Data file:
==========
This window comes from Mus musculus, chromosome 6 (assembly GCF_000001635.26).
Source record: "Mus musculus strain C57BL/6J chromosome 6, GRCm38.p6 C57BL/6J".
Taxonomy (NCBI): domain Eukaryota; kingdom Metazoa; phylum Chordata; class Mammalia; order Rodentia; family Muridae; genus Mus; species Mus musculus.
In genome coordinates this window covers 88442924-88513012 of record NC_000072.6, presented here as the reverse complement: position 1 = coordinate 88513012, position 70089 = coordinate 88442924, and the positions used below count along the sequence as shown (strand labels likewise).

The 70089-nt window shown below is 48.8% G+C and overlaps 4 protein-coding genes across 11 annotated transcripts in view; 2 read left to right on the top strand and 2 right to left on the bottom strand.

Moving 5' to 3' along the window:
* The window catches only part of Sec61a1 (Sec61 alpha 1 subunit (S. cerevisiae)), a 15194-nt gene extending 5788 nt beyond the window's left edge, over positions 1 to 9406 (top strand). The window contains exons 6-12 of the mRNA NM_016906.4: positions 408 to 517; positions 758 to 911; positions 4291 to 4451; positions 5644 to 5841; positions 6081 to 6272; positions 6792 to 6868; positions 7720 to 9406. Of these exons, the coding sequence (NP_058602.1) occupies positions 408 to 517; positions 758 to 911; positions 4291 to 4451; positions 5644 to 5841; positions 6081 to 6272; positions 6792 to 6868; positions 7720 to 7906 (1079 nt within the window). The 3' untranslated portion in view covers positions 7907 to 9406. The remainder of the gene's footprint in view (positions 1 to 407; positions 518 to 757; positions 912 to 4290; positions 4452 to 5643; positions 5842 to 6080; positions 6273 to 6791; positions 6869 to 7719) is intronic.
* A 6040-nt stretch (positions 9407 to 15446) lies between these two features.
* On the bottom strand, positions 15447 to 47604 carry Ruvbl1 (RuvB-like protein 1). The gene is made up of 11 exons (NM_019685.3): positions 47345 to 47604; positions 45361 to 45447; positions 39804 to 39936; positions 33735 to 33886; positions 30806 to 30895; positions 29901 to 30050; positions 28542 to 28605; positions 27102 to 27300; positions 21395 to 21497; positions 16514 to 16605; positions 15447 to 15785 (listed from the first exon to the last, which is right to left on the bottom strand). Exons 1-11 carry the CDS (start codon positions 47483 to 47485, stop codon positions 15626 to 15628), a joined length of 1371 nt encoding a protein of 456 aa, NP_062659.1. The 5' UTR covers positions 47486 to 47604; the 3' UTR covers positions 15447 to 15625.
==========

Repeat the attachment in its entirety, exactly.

This window comes from Mus musculus, chromosome 6 (assembly GCF_000001635.26).
Source record: "Mus musculus strain C57BL/6J chromosome 6, GRCm38.p6 C57BL/6J".
Taxonomy (NCBI): domain Eukaryota; kingdom Metazoa; phylum Chordata; class Mammalia; order Rodentia; family Muridae; genus Mus; species Mus musculus.
In genome coordinates this window covers 88442924-88513012 of record NC_000072.6, presented here as the reverse complement: position 1 = coordinate 88513012, position 70089 = coordinate 88442924, and the positions used below count along the sequence as shown (strand labels likewise).

The 70089-nt window shown below is 48.8% G+C and overlaps 4 protein-coding genes across 11 annotated transcripts in view; 2 read left to right on the top strand and 2 right to left on the bottom strand.

Moving 5' to 3' along the window:
* The window catches only part of Sec61a1 (Sec61 alpha 1 subunit (S. cerevisiae)), a 15194-nt gene extending 5788 nt beyond the window's left edge, over positions 1 to 9406 (top strand). The window contains exons 6-12 of the mRNA NM_016906.4: positions 408 to 517; positions 758 to 911; positions 4291 to 4451; positions 5644 to 5841; positions 6081 to 6272; positions 6792 to 6868; positions 7720 to 9406. Of these exons, the coding sequence (NP_058602.1) occupies positions 408 to 517; positions 758 to 911; positions 4291 to 4451; positions 5644 to 5841; positions 6081 to 6272; positions 6792 to 6868; positions 7720 to 7906 (1079 nt within the window). The 3' untranslated portion in view covers positions 7907 to 9406. The remainder of the gene's footprint in view (positions 1 to 407; positions 518 to 757; positions 912 to 4290; positions 4452 to 5643; positions 5842 to 6080; positions 6273 to 6791; positions 6869 to 7719) is intronic.
* A 6040-nt stretch (positions 9407 to 15446) lies between these two features.
* On the bottom strand, positions 15447 to 47604 carry Ruvbl1 (RuvB-like protein 1). The gene is made up of 11 exons (NM_019685.3): positions 47345 to 47604; positions 45361 to 45447; positions 39804 to 39936; positions 33735 to 33886; positions 30806 to 30895; positions 29901 to 30050; positions 28542 to 28605; positions 27102 to 27300; positions 21395 to 21497; positions 16514 to 16605; positions 15447 to 15785 (listed from the first exon to the last, which is right to left on the bottom strand). Exons 1-11 carry the CDS (start codon positions 47483 to 47485, stop codon positions 15626 to 15628), a joined length of 1371 nt encoding a protein of 456 aa, NP_062659.1. The 5' UTR covers positions 47486 to 47604; the 3' UTR covers positions 15447 to 15625.